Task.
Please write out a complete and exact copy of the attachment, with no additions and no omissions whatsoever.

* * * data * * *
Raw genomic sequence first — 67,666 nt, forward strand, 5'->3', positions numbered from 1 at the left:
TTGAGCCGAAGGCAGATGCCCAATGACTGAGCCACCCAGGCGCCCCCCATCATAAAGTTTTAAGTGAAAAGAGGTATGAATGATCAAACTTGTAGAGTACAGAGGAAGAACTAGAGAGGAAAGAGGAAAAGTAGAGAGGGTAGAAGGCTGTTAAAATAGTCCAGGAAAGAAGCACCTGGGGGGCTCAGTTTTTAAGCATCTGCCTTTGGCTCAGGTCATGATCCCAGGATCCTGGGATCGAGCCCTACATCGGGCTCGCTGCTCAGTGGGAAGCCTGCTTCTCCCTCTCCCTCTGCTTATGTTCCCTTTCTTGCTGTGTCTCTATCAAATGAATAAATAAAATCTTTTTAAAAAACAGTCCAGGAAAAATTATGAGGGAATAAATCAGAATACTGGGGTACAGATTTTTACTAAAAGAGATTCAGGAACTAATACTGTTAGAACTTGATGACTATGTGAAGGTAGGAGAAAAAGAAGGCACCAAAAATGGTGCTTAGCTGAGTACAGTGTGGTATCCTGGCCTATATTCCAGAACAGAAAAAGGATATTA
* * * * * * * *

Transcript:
Raw genomic sequence first — 67,666 nt, forward strand, 5'->3', positions numbered from 1 at the left:
TTGAGCCGAAGGCAGATGCCCAATGACTGAGCCACCCAGGCGCCCCCCATCATAAAGTTTTAAGTGAAAAGAGGTATGAATGATCAAACTTGTAGAGTACAGAGGAAGAACTAGAGAGGAAAGAGGAAAAGTAGAGAGGGTAGAAGGCTGTTAAAATAGTCCAGGAAAGAAGCACCTGGGGGGCTCAGTTTTTAAGCATCTGCCTTTGGCTCAGGTCATGATCCCAGGATCCTGGGATCGAGCCCTACATCGGGCTCGCTGCTCAGTGGGAAGCCTGCTTCTCCCTCTCCCTCTGCTTATGTTCCCTTTCTTGCTGTGTCTCTATCAAATGAATAAATAAAATCTTTTTAAAAAACAGTCCAGGAAAAATTATGAGGGAATAAATCAGAATACTGGGGTACAGATTTTTACTAAAAGAGATTCAGGAACTAATACTGTTAGAACTTGATGACTATGTGAAGGTAGGAGAAAAAGAAGGCACCAAAAATGGTGCTTAGCTGAGTACAGTGTGGTATCCTGGCCTATATTCCAGAACAGAAAAAGGATATTA